Rod and Reel Basics Part 2 - Filipino Journal

Rod and Reel Basics Part 2

Rod and Reel Basics Part 2

In the last article, I outlined some basic information about fishing reels. In this issue I will discuss some options when looking at rods.

The anatomy of a fishing rod is more or less the same despite the wide variety of styles and designs that are on the market. The main parts are the rod blank, line guides, reel seat, and the rod handle. The reel seat is how the reel is attached to the rod and is either made for a baitcasting reel (above the rod) or a spinning reel (below the rod). The line guides are the rings attached to the blank and generally speaking, the more line guides on the rod the better. The rod handle can vary in grip design and length depending on the application. Common materials used are plastic, foam, or cork. The blank is essentially what the rod is. The rest of the parts are designed to complement the design and purpose of the blank.

The amount of engineering that goes into today’s rod blanks has come a long way from the rods of generations past. Anglers now have the advantage of using rods that are much stronger, yet are still more sensitive than what was previously available. Blanks can be made of carbon, fibreglass, graphite, or some combination of these materials called a composite. The characteristics of a good rod are strength, sensitivity, and being light in weight. An all graphite rod best fulfills these qualities but it is also the most expensive. A more affordable option is graphite composites which are suitable rods for multi-purpose applications.

On the side of a rod just before the reel seat you will find that rod’s specification label. This information will often include the model number, rod length, action, power, and lure weight or line weight range. The model number will almost always be the first set of characters on this label. Rod lengths will be displayed in feet and can vary from as short as 4’6” to as long as 11’. The majority of rods you will find in a store however will be in between 6’ and 8’. Anything below or above this range is generally considered to be a specialty rod for a specific technique. The lure weight range will typically show a low end and a high end such as 1/8oz – 1/2oz. Line weight will be displayed in pound test such as 8lb – 12lb. This means that this particular rod would perform optimally for lures or rigs in that weight range or lines in that range.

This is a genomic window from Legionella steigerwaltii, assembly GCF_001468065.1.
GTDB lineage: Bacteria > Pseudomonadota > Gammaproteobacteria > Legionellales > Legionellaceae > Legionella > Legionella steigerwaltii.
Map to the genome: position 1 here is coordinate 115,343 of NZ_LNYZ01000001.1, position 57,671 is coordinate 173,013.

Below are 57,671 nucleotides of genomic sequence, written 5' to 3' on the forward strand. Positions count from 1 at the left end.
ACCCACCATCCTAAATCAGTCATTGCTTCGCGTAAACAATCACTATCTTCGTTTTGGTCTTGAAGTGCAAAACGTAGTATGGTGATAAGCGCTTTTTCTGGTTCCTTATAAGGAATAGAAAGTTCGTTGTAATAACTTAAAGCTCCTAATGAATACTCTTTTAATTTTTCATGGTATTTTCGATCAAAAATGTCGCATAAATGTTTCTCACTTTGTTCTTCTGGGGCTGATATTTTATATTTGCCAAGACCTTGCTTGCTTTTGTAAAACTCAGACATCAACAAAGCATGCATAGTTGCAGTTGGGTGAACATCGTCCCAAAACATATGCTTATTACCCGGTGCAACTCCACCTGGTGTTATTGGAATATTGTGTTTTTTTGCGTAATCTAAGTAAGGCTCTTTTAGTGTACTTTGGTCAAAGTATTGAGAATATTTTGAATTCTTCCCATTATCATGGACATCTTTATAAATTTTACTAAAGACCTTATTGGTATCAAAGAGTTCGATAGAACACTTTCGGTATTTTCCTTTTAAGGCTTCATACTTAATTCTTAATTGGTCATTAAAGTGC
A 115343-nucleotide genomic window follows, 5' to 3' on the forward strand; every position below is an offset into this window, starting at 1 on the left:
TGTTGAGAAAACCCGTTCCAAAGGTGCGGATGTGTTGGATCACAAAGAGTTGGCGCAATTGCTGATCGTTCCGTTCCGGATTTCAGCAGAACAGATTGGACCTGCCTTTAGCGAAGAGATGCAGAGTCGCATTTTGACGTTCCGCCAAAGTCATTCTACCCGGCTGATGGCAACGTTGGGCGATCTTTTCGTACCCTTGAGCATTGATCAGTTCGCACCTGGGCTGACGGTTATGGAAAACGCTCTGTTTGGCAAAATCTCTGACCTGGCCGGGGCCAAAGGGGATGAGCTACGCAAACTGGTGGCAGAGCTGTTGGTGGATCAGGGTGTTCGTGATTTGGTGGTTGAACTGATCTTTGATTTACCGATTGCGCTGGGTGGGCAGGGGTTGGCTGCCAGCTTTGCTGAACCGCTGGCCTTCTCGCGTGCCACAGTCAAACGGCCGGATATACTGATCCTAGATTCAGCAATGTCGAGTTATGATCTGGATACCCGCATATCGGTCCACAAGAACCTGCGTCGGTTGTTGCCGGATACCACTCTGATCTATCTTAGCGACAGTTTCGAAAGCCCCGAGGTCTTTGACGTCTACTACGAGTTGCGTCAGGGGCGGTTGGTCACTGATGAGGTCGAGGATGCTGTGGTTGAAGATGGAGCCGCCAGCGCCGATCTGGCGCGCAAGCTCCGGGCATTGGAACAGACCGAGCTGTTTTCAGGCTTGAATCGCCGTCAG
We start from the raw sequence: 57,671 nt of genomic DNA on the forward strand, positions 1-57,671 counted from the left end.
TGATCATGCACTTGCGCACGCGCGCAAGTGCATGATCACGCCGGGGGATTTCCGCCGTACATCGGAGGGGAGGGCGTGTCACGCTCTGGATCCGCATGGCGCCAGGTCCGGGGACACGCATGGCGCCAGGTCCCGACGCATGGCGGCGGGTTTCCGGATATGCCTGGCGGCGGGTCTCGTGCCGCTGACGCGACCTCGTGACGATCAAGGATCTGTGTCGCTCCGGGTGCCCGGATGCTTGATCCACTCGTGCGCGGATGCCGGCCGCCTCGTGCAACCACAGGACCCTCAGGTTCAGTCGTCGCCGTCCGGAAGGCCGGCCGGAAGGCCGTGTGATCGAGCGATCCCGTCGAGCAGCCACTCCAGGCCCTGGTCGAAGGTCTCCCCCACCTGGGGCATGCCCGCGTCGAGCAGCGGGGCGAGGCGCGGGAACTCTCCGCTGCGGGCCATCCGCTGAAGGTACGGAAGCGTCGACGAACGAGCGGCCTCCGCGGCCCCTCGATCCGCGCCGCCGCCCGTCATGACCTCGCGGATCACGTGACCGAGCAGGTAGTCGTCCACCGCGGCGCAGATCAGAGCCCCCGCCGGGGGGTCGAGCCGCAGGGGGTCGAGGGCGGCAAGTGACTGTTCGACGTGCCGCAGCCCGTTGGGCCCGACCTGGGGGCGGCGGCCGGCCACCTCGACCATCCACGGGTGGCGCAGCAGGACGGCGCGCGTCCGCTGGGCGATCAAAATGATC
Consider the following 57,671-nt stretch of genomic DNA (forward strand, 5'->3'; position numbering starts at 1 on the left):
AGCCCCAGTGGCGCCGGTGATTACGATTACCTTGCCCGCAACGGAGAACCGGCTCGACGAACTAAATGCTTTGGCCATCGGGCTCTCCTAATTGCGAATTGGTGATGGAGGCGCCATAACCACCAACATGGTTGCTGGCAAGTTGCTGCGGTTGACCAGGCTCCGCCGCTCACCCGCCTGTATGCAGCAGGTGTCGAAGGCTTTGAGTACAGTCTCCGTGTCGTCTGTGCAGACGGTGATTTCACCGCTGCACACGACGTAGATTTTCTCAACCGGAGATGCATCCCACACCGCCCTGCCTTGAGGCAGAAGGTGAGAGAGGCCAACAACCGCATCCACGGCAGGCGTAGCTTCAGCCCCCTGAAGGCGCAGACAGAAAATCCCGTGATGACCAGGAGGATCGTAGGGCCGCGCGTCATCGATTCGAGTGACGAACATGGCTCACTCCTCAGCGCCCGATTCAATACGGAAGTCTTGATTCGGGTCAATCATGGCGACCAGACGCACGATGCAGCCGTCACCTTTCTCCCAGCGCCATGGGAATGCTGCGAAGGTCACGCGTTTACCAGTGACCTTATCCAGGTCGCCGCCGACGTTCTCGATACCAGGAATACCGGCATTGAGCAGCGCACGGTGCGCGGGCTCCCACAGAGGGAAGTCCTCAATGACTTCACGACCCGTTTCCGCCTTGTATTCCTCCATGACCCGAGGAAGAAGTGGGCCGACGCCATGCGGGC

The action of a rod describes how the rod’s tip will flex under load. This can range from slow to extra fast. Slow means that the rod will bend more evenly throughout the length of the rod. Extra fast means that the rod is stiffer and the bend will be mostly at the top end. A moderate to fast action is the most versatile and will work fine for most techniques. The advantage of a slower action is a more even distribution of flex so as not to pull a hook out of a fish’s mouth such as what often happens with treble hooks. Or when fishing for soft mouthed fish like goldeye or crappie you are less prone to rip their mouths. A faster tip is good for more sensitivity to detect strikes and still have backbone for a solid hookset such as when fishing for walleyes or bass with jigs or livebait.

A rod’s power rating can range from ultralight all the way to heavy. Just as it sounds, an ultralight rod is thinner and is designed to be used for panfish or light jig or lure techniques. At the other end a heavy rod will be thicker and is ideal for chasing larger species or for throwing heavier lures or rigs. The different combinations of action and power are numerous with each one designed to fish a specific technique, presentation, or aimed at landing certain sizes of gamefish.

Visiting a fishing store with knowledgeable staff on hand is the best way to get proper advice on a setup that is ideal for you. Most stores will conveniently have various rod and reel combos for sale which are already paired up to match each other’s specifications. When making a rod and/or reel purchase remember to factor in what techniques you will be using them for and how often you will be using them. This will go a long way to making sure you have the right equipment for a more enjoyable time on the water.